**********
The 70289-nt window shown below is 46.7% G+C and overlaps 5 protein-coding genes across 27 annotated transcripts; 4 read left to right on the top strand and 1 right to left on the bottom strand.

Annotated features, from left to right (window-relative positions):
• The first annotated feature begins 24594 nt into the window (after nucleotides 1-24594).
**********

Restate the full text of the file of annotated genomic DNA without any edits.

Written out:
The 70289-nt window shown below is 46.7% G+C and overlaps 5 protein-coding genes across 27 annotated transcripts; 4 read left to right on the top strand and 1 right to left on the bottom strand.

Annotated features, from left to right (window-relative positions):
• The first annotated feature begins 24594 nt into the window (after nucleotides 1-24594).